Tucson CitizenTucson Citizen

Parts of science fair may go up in smoke

Guest Writer
Guest Opinion


The good news is that about 1,300 science projects by southern Arizona students from kindergarten through high school will be displayed March 16-20.

The bad news is that after more than 50 years, the Southern Arizona Regional Science & Engineering Fair is in jeopardy.

SARSEF’s largest contributors have reduced and even eliminated giving this year.

With a shortfall of more than $50,000 of the fair’s $130,000 cost, all reserves likely will have to be used from the fair’s fundraising SciEnTeK-12 Foundation.

We may have to reduce awards to students, take fewer students to the International Science and Engineering Fair this year and even eliminate the K-5 competition next year.

Yet the fair is important to many, many area youngsters.

About 100,000 students are involved in local school fairs, and the 1,300 projects selected for SARSEF represent around 3,500 students.

As a teacher, I have sent hundreds of students to the regional science fair. It changes their lives.

They metamorphose from idle observers to engaged, enthused young scientists.

My involvement began in 1995 when SARSEF was held in Bear Down Gym at the University of Arizona, with 25 high school projects among the few hundred total.

Last year, nearly 100 of the 1,300 projects were high school entries. The quality of those projects also increased.

SARSEF is one of the most competitive regional fairs. Every year, we send two individuals and one team to compete against more than 1,500 entrants from at least 50 countries in the International Science and Engineering Fair.

We consistently come back with top awards.

Amid the many successes and positive effects on students’ lives, the thought of losing SARSEF is profoundly upsetting.

What would be the consequences?

The challenge and rewards of doing a science fair project in elementary or middle school have given many students their initiative to do fun research.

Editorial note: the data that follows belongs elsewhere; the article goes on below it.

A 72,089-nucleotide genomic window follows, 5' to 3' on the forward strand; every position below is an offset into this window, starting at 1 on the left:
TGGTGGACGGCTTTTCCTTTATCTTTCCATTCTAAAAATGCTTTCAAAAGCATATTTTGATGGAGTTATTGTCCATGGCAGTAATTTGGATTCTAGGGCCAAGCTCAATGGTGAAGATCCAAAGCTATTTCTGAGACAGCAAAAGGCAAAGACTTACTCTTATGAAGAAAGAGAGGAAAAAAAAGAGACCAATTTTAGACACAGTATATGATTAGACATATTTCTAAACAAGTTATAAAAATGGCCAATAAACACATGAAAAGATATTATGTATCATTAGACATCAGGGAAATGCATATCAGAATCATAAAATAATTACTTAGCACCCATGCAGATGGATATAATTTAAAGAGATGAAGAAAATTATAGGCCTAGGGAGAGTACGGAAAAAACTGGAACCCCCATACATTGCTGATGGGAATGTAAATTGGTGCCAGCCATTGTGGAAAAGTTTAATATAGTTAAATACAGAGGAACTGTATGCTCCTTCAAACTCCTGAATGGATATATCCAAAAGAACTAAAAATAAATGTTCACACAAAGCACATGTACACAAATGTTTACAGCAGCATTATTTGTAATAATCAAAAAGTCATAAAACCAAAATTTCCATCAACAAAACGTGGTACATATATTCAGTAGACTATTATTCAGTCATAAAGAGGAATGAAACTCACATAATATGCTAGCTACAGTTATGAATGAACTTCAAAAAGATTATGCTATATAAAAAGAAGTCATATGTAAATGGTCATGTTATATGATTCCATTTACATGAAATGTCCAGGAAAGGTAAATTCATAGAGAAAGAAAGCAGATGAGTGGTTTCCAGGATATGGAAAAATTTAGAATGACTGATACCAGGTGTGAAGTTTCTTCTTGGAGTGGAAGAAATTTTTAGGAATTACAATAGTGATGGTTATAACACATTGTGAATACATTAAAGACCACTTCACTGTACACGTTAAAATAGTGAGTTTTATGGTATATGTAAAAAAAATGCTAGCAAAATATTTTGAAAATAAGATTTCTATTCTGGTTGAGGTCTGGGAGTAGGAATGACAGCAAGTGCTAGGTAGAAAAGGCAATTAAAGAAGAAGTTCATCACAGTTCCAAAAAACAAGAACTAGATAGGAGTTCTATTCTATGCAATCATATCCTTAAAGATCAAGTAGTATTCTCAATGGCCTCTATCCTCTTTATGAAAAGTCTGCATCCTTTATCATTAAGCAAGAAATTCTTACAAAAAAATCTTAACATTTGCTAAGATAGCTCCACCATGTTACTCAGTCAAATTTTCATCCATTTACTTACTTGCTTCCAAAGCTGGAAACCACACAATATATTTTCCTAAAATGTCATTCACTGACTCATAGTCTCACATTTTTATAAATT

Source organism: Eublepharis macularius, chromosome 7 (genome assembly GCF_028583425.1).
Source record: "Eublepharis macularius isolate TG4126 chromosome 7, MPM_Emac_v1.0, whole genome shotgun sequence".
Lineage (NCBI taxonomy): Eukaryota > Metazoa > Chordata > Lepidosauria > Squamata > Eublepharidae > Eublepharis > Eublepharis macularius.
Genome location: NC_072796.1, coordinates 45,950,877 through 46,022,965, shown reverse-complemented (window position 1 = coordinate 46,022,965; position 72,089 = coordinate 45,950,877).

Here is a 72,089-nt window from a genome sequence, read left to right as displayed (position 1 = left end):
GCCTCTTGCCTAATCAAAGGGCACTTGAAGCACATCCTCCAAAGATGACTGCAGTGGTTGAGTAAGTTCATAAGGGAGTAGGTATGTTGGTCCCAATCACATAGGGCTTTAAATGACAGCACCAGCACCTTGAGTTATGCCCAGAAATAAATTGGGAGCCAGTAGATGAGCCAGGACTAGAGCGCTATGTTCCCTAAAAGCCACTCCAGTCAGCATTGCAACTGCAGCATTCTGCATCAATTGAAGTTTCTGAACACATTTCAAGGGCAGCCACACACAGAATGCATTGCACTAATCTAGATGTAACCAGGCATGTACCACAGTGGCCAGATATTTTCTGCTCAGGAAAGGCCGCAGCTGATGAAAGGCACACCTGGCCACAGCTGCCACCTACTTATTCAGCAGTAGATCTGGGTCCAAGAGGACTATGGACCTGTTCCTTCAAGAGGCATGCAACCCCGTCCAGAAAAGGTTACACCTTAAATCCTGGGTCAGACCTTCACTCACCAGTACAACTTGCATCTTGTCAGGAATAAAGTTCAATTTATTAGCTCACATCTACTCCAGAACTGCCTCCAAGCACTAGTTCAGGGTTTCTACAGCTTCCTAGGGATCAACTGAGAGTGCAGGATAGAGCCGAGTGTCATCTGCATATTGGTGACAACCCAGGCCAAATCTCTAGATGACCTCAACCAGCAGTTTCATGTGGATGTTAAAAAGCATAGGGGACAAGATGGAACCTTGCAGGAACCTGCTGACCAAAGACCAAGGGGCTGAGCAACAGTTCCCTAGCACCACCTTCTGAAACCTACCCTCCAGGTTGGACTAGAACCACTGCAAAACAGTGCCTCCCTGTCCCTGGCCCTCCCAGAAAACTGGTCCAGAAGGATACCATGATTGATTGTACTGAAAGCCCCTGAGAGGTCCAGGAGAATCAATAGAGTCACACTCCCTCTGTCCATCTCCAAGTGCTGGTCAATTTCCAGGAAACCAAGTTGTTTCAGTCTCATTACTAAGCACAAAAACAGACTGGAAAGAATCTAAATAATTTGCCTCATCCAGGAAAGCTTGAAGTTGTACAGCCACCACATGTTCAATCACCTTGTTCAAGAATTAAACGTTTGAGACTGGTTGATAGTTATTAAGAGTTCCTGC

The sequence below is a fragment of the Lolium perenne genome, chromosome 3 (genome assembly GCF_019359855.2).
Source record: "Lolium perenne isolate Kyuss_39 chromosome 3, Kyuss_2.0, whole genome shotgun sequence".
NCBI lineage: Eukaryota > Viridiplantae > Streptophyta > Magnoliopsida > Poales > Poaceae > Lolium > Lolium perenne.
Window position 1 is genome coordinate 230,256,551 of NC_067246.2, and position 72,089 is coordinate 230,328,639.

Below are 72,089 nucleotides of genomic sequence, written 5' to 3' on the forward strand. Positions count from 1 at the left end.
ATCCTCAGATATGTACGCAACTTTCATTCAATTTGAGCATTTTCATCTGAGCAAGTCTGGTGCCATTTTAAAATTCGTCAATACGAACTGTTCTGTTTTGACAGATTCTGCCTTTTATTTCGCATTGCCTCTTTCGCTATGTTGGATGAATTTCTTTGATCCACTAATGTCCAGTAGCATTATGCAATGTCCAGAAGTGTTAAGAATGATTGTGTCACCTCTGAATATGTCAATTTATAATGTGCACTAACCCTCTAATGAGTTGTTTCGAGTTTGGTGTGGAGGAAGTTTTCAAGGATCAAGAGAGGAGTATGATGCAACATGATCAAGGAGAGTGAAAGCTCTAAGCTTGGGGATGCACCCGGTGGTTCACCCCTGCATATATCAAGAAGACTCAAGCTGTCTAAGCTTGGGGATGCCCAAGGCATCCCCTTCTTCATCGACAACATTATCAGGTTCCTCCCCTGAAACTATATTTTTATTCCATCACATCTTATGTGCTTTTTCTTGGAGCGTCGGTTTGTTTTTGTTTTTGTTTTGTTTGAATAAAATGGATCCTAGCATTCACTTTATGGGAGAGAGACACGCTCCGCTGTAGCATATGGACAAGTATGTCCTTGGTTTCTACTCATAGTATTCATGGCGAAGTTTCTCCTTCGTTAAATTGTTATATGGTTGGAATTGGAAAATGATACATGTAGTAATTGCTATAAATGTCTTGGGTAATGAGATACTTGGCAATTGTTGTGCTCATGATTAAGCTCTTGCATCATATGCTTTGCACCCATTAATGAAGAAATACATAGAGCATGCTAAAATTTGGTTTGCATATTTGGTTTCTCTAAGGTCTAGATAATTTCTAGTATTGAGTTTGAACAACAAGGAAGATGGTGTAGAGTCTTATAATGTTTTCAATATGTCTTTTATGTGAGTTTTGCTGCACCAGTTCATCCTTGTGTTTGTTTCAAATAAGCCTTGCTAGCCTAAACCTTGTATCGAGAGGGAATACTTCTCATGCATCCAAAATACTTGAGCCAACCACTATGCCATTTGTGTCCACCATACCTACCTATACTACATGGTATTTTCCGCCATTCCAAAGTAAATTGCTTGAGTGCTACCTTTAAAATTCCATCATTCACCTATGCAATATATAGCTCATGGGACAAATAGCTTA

The buzzwords in science education – “hands-on learning” and “inquiry-based learning” – epitomize the experience of doing a science fair project.

Far fewer students would experience inquiry-based projects if there were no SARSEF for K-5 or K-8.

And if we do not interest more students in science- and technology-based careers, where will we get our work force?

Science fair students are economic development engines – our future doctors, engineers, computer scientists, architects, environmental scientists, research biologists, chemists, entrepreneurs and science teachers.

Our world is more and more dependent on science- and engineering-based technology. But our energy, environmental and medical challenges cannot be met without creative, energized students who understand the process of science and innovation and have the confidence and determination to pursue science and technology careers.

Yes, some students will enter these fields without science-fair experience. But they will be far fewer, and many talented individuals will miss the calling if not exposed to the gratification inherent in science.

In our fast-paced society, the opportunity to spend time observing natural phenomena and considering the dynamics of a system outside of our own inner worlds is rare.

But this is the essence of science.

The scientific perspective affords a fascinating and humbling perspective on the universe. Participation in science fair provides the framework for engaging our young people in this very natural and very human pursuit.

It is our only public venue for highlighting and celebrating the incredible scientific talent of the youth of southern Arizona. Please help to ensure its future.

Margaret H. Wilch teaches honors research methods and biotechnology at Tucson High Magnet School and serves on the board of the SciEnTeK-12 Foundation.

The challenge and rewards of doing a science fair project in elementary or middle school have given many students their initiative to do fun research.

Our Digital Archive

This blog page archives the entire digital archive of the Tucson Citizen from 1993 to 2009. It was gleaned from a database that was not intended to be displayed as a public web archive. Therefore, some of the text in some stories displays a little oddly. Also, this database did not contain any links to photos, so though the archive contains numerous captions for photos, there are no links to any of those photos.

There are more than 230,000 articles in this archive.

In TucsonCitizen.com Morgue, Part 1, we have preserved the Tucson Citizen newspaper's web archive from 2006 to 2009. To view those stories (all of which are duplicated here) go to Morgue Part 1

Search site | Terms of service